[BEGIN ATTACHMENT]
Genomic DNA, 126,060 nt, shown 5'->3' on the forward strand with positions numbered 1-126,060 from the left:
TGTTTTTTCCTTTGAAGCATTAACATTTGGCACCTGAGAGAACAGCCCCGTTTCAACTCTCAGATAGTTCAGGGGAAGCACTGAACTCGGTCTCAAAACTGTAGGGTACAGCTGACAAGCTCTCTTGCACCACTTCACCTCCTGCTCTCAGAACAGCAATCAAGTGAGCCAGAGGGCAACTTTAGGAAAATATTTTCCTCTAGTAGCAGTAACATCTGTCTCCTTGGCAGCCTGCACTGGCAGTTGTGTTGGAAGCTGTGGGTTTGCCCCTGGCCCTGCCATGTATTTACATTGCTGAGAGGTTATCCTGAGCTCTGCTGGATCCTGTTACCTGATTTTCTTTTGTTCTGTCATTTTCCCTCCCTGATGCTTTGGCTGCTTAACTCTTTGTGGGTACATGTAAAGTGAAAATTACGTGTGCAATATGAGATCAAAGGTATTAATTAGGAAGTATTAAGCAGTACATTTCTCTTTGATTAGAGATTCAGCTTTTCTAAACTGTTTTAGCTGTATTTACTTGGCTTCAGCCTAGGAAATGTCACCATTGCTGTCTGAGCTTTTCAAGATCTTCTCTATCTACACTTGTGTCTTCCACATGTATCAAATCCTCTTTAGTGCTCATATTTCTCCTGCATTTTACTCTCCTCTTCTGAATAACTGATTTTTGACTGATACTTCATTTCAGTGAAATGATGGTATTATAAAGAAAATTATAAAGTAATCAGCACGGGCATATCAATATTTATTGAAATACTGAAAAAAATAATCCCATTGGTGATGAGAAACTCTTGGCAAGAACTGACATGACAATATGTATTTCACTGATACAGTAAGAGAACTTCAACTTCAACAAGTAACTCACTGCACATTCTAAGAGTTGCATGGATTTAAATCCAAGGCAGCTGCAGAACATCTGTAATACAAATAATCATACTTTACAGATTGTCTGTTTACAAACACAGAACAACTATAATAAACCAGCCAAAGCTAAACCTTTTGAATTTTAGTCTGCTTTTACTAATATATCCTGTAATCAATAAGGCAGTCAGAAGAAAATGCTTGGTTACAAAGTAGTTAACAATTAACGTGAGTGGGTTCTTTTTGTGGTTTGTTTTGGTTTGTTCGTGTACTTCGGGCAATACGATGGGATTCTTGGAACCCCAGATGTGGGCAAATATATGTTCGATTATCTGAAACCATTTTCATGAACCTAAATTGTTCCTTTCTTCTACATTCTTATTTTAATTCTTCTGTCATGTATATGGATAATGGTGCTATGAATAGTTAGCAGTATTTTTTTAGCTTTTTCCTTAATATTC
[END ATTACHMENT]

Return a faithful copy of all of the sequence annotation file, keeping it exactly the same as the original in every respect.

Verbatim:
Genomic DNA, 126,060 nt, shown 5'->3' on the forward strand with positions numbered 1-126,060 from the left:
TGTTTTTTCCTTTGAAGCATTAACATTTGGCACCTGAGAGAACAGCCCCGTTTCAACTCTCAGATAGTTCAGGGGAAGCACTGAACTCGGTCTCAAAACTGTAGGGTACAGCTGACAAGCTCTCTTGCACCACTTCACCTCCTGCTCTCAGAACAGCAATCAAGTGAGCCAGAGGGCAACTTTAGGAAAATATTTTCCTCTAGTAGCAGTAACATCTGTCTCCTTGGCAGCCTGCACTGGCAGTTGTGTTGGAAGCTGTGGGTTTGCCCCTGGCCCTGCCATGTATTTACATTGCTGAGAGGTTATCCTGAGCTCTGCTGGATCCTGTTACCTGATTTTCTTTTGTTCTGTCATTTTCCCTCCCTGATGCTTTGGCTGCTTAACTCTTTGTGGGTACATGTAAAGTGAAAATTACGTGTGCAATATGAGATCAAAGGTATTAATTAGGAAGTATTAAGCAGTACATTTCTCTTTGATTAGAGATTCAGCTTTTCTAAACTGTTTTAGCTGTATTTACTTGGCTTCAGCCTAGGAAATGTCACCATTGCTGTCTGAGCTTTTCAAGATCTTCTCTATCTACACTTGTGTCTTCCACATGTATCAAATCCTCTTTAGTGCTCATATTTCTCCTGCATTTTACTCTCCTCTTCTGAATAACTGATTTTTGACTGATACTTCATTTCAGTGAAATGATGGTATTATAAAGAAAATTATAAAGTAATCAGCACGGGCATATCAATATTTATTGAAATACTGAAAAAAATAATCCCATTGGTGATGAGAAACTCTTGGCAAGAACTGACATGACAATATGTATTTCACTGATACAGTAAGAGAACTTCAACTTCAACAAGTAACTCACTGCACATTCTAAGAGTTGCATGGATTTAAATCCAAGGCAGCTGCAGAACATCTGTAATACAAATAATCATACTTTACAGATTGTCTGTTTACAAACACAGAACAACTATAATAAACCAGCCAAAGCTAAACCTTTTGAATTTTAGTCTGCTTTTACTAATATATCCTGTAATCAATAAGGCAGTCAGAAGAAAATGCTTGGTTACAAAGTAGTTAACAATTAACGTGAGTGGGTTCTTTTTGTGGTTTGTTTTGGTTTGTTCGTGTACTTCGGGCAATACGATGGGATTCTTGGAACCCCAGATGTGGGCAAATATATGTTCGATTATCTGAAACCATTTTCATGAACCTAAATTGTTCCTTTCTTCTACATTCTTATTTTAATTCTTCTGTCATGTATATGGATAATGGTGCTATGAATAGTTAGCAGTATTTTTTTAGCTTTTTCCTTAATATTC